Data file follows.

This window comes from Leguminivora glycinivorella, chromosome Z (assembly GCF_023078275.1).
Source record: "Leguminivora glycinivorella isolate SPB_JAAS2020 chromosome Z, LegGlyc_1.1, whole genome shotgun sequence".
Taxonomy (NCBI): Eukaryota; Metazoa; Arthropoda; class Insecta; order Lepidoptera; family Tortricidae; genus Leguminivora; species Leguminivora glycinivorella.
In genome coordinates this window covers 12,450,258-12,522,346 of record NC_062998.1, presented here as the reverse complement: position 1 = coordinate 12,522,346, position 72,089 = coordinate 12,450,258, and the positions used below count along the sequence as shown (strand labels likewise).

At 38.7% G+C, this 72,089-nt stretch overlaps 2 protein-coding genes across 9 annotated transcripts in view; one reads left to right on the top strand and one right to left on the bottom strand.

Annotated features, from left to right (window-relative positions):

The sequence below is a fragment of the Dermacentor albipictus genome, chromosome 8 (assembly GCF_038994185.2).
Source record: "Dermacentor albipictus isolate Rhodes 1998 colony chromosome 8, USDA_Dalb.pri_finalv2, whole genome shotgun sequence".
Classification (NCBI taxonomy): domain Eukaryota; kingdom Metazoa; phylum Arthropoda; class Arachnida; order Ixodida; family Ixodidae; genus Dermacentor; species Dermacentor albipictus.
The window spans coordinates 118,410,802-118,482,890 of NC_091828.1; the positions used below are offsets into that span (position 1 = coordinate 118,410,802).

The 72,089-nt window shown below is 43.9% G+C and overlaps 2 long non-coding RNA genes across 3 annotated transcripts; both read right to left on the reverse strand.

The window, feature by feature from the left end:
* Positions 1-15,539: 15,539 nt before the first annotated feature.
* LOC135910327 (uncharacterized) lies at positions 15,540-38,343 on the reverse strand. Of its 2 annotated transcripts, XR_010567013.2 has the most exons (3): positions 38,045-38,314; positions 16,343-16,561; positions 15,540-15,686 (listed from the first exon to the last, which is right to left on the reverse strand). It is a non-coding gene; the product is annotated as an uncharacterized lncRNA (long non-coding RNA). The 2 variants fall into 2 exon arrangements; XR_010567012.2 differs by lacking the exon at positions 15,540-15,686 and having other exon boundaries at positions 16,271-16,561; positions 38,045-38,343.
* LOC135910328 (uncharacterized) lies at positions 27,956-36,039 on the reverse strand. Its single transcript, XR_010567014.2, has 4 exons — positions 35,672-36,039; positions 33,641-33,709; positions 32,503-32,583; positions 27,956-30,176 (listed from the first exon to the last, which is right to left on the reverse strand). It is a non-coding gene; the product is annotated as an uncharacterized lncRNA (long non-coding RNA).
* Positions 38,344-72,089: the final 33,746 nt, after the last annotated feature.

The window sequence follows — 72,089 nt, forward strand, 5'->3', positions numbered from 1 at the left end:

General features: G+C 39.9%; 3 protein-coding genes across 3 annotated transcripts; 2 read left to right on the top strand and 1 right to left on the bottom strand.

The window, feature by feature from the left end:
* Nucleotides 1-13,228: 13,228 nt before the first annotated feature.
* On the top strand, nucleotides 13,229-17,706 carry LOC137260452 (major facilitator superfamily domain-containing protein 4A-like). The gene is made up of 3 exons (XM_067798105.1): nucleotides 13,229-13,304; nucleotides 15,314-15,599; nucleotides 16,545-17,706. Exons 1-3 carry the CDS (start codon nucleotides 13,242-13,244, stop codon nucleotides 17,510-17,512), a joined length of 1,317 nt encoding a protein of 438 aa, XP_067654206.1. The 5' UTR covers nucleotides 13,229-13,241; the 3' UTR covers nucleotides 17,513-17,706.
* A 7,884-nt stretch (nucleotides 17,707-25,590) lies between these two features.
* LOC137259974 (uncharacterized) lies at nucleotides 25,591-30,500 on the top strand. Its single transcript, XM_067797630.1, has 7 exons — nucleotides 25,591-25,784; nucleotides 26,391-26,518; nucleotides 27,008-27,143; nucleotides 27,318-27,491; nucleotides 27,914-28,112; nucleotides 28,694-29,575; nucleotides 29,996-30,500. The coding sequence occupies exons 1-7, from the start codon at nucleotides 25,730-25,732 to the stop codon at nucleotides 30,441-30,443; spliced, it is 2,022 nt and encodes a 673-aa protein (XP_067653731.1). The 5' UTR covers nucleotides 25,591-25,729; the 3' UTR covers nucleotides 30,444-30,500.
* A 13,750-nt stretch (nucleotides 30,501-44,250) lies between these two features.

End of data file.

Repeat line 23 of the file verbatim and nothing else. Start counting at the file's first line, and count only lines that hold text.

* LOC137259974 (uncharacterized) lies at nucleotides 25,591-30,500 on the top strand. Its single transcript, XM_067797630.1, has 7 exons — nucleotides 25,591-25,784; nucleotides 26,391-26,518; nucleotides 27,008-27,143; nucleotides 27,318-27,491; nucleotides 27,914-28,112; nucleotides 28,694-29,575; nucleotides 29,996-30,500. The coding sequence occupies exons 1-7, from the start codon at nucleotides 25,730-25,732 to the stop codon at nucleotides 30,441-30,443; spliced, it is 2,022 nt and encodes a 673-aa protein (XP_067653731.1). The 5' UTR covers nucleotides 25,591-25,729; the 3' UTR covers nucleotides 30,444-30,500.